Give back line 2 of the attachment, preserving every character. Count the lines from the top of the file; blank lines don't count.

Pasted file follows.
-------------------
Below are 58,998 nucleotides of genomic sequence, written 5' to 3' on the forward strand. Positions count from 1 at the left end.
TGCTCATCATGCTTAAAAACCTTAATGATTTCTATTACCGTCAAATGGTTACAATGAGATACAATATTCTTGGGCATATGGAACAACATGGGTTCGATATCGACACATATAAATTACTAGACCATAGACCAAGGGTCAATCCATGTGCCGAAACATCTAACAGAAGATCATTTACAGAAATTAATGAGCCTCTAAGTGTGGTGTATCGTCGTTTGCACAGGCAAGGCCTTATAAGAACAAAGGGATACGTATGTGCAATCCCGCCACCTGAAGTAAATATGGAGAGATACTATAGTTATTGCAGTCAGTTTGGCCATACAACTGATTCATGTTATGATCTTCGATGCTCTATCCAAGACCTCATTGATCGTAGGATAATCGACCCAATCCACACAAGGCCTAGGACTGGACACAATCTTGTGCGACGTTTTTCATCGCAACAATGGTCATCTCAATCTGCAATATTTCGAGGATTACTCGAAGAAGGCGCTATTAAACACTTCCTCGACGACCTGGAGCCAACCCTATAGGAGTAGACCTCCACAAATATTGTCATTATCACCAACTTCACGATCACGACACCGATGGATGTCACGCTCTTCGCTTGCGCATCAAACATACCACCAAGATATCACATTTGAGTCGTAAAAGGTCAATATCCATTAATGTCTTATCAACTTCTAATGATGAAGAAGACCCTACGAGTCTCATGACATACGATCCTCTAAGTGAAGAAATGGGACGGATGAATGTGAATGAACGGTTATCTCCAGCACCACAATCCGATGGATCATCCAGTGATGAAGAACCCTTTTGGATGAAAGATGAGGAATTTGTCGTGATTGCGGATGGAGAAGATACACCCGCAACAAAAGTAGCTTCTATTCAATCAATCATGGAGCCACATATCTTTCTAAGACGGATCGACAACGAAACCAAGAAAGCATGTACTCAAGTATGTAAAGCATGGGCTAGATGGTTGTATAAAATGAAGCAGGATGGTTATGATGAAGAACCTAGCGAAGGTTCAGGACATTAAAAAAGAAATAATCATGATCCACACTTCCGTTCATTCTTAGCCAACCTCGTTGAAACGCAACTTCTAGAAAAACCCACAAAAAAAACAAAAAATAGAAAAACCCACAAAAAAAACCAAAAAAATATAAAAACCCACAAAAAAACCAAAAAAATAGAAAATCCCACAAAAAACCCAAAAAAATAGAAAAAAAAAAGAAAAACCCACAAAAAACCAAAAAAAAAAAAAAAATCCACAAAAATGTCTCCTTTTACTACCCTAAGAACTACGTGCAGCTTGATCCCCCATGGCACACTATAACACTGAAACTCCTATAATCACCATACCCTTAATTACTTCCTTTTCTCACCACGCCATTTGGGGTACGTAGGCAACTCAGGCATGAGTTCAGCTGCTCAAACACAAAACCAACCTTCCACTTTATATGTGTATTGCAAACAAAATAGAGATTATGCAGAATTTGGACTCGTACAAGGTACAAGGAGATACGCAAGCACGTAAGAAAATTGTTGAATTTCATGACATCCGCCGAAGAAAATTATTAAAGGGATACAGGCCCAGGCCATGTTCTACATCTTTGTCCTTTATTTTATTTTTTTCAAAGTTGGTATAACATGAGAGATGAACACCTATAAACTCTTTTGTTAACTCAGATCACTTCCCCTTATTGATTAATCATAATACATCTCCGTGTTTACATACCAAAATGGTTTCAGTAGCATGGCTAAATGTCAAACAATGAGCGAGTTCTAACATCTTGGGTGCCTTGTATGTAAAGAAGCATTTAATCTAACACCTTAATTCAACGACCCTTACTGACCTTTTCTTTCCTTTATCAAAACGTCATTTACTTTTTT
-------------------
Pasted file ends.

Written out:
TGCTCATCATGCTTAAAAACCTTAATGATTTCTATTACCGTCAAATGGTTACAATGAGATACAATATTCTTGGGCATATGGAACAACATGGGTTCGATATCGACACATATAAATTACTAGACCATAGACCAAGGGTCAATCCATGTGCCGAAACATCTAACAGAAGATCATTTACAGAAATTAATGAGCCTCTAAGTGTGGTGTATCGTCGTTTGCACAGGCAAGGCCTTATAAGAACAAAGGGATACGTATGTGCAATCCCGCCACCTGAAGTAAATATGGAGAGATACTATAGTTATTGCAGTCAGTTTGGCCATACAACTGATTCATGTTATGATCTTCGATGCTCTATCCAAGACCTCATTGATCGTAGGATAATCGACCCAATCCACACAAGGCCTAGGACTGGACACAATCTTGTGCGACGTTTTTCATCGCAACAATGGTCATCTCAATCTGCAATATTTCGAGGATTACTCGAAGAAGGCGCTATTAAACACTTCCTCGACGACCTGGAGCCAACCCTATAGGAGTAGACCTCCACAAATATTGTCATTATCACCAACTTCACGATCACGACACCGATGGATGTCACGCTCTTCGCTTGCGCATCAAACATACCACCAAGATATCACATTTGAGTCGTAAAAGGTCAATATCCATTAATGTCTTATCAACTTCTAATGATGAAGAAGACCCTACGAGTCTCATGACATACGATCCTCTAAGTGAAGAAATGGGACGGATGAATGTGAATGAACGGTTATCTCCAGCACCACAATCCGATGGATCATCCAGTGATGAAGAACCCTTTTGGATGAAAGATGAGGAATTTGTCGTGATTGCGGATGGAGAAGATACACCCGCAACAAAAGTAGCTTCTATTCAATCAATCATGGAGCCACATATCTTTCTAAGACGGATCGACAACGAAACCAAGAAAGCATGTACTCAAGTATGTAAAGCATGGGCTAGATGGTTGTATAAAATGAAGCAGGATGGTTATGATGAAGAACCTAGCGAAGGTTCAGGACATTAAAAAAGAAATAATCATGATCCACACTTCCGTTCATTCTTAGCCAACCTCGTTGAAACGCAACTTCTAGAAAAACCCACAAAAAAAACAAAAAATAGAAAAACCCACAAAAAAAACCAAAAAAATATAAAAACCCACAAAAAAACCAAAAAAATAGAAAATCCCACAAAAAACCCAAAAAAATAGAAAAAAAAAAGAAAAACCCACAAAAAACCAAAAAAAAAAAAAAAATCCACAAAAATGTCTCCTTTTACTACCCTAAGAACTACGTGCAGCTTGATCCCCCATGGCACACTATAACACTGAAACTCCTATAATCACCATACCCTTAATTACTTCCTTTTCTCACCACGCCATTTGGGGTACGTAGGCAACTCAGGCATGAGTTCAGCTGCTCAAACACAAAACCAACCTTCCACTTTATATGTGTATTGCAAACAAAATAGAGATTATGCAGAATTTGGACTCGTACAAGGTACAAGGAGATACGCAAGCACGTAAGAAAATTGTTGAATTTCATGACATCCGCCGAAGAAAATTATTAAAGGGATACAGGCCCAGGCCATGTTCTACATCTTTGTCCTTTATTTTATTTTTTTCAAAGTTGGTATAACATGAGAGATGAACACCTATAAACTCTTTTGTTAACTCAGATCACTTCCCCTTATTGATTAATCATAATACATCTCCGTGTTTACATACCAAAATGGTTTCAGTAGCATGGCTAAATGTCAAACAATGAGCGAGTTCTAACATCTTGGGTGCCTTGTATGTAAAGAAGCATTTAATCTAACACCTTAATTCAACGACCCTTACTGACCTTTTCTTTCCTTTATCAAAACGTCATTTACTTTTTT